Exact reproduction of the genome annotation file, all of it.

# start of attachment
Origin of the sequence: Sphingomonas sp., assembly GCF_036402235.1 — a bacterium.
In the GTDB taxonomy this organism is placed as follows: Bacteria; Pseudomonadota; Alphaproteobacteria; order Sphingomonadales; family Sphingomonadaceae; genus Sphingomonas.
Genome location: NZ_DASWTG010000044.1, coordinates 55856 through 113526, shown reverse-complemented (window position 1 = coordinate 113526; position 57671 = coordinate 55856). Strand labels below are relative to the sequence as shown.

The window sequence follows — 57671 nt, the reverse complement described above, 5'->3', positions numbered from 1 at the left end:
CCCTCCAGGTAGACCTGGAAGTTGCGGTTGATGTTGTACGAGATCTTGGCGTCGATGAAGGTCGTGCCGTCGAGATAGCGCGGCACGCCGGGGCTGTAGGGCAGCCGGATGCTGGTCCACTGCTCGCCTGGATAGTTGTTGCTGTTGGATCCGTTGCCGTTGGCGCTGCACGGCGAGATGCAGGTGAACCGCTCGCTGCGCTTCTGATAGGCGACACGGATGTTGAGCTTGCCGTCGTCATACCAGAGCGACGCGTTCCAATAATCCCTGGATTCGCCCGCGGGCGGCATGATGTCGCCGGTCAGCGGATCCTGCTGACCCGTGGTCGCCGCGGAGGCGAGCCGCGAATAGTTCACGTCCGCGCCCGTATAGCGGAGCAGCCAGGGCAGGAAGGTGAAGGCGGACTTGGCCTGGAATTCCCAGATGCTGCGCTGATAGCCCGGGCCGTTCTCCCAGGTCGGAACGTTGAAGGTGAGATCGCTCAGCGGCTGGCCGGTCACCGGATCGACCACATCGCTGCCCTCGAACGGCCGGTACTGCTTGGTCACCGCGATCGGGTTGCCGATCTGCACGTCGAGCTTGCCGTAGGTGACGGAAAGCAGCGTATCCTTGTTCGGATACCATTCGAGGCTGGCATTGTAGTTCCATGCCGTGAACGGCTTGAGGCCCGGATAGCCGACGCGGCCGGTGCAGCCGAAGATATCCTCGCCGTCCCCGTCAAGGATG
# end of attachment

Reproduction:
Origin of the sequence: Sphingomonas sp., assembly GCF_036402235.1 — a bacterium.
In the GTDB taxonomy this organism is placed as follows: Bacteria; Pseudomonadota; Alphaproteobacteria; order Sphingomonadales; family Sphingomonadaceae; genus Sphingomonas.
Genome location: NZ_DASWTG010000044.1, coordinates 55856 through 113526, shown reverse-complemented (window position 1 = coordinate 113526; position 57671 = coordinate 55856). Strand labels below are relative to the sequence as shown.

The window sequence follows — 57671 nt, the reverse complement described above, 5'->3', positions numbered from 1 at the left end:
CCCTCCAGGTAGACCTGGAAGTTGCGGTTGATGTTGTACGAGATCTTGGCGTCGATGAAGGTCGTGCCGTCGAGATAGCGCGGCACGCCGGGGCTGTAGGGCAGCCGGATGCTGGTCCACTGCTCGCCTGGATAGTTGTTGCTGTTGGATCCGTTGCCGTTGGCGCTGCACGGCGAGATGCAGGTGAACCGCTCGCTGCGCTTCTGATAGGCGACACGGATGTTGAGCTTGCCGTCGTCATACCAGAGCGACGCGTTCCAATAATCCCTGGATTCGCCCGCGGGCGGCATGATGTCGCCGGTCAGCGGATCCTGCTGACCCGTGGTCGCCGCGGAGGCGAGCCGCGAATAGTTCACGTCCGCGCCCGTATAGCGGAGCAGCCAGGGCAGGAAGGTGAAGGCGGACTTGGCCTGGAATTCCCAGATGCTGCGCTGATAGCCCGGGCCGTTCTCCCAGGTCGGAACGTTGAAGGTGAGATCGCTCAGCGGCTGGCCGGTCACCGGATCGACCACATCGCTGCCCTCGAACGGCCGGTACTGCTTGGTCACCGCGATCGGGTTGCCGATCTGCACGTCGAGCTTGCCGTAGGTGACGGAAAGCAGCGTATCCTTGTTCGGATACCATTCGAGGCTGGCATTGTAGTTCCATGCCGTGAACGGCTTGAGGCCCGGATAGCCGACGCGGCCGGTGCAGCCGAAGATATCCTCGCCGTCCCCGTCAAGGATG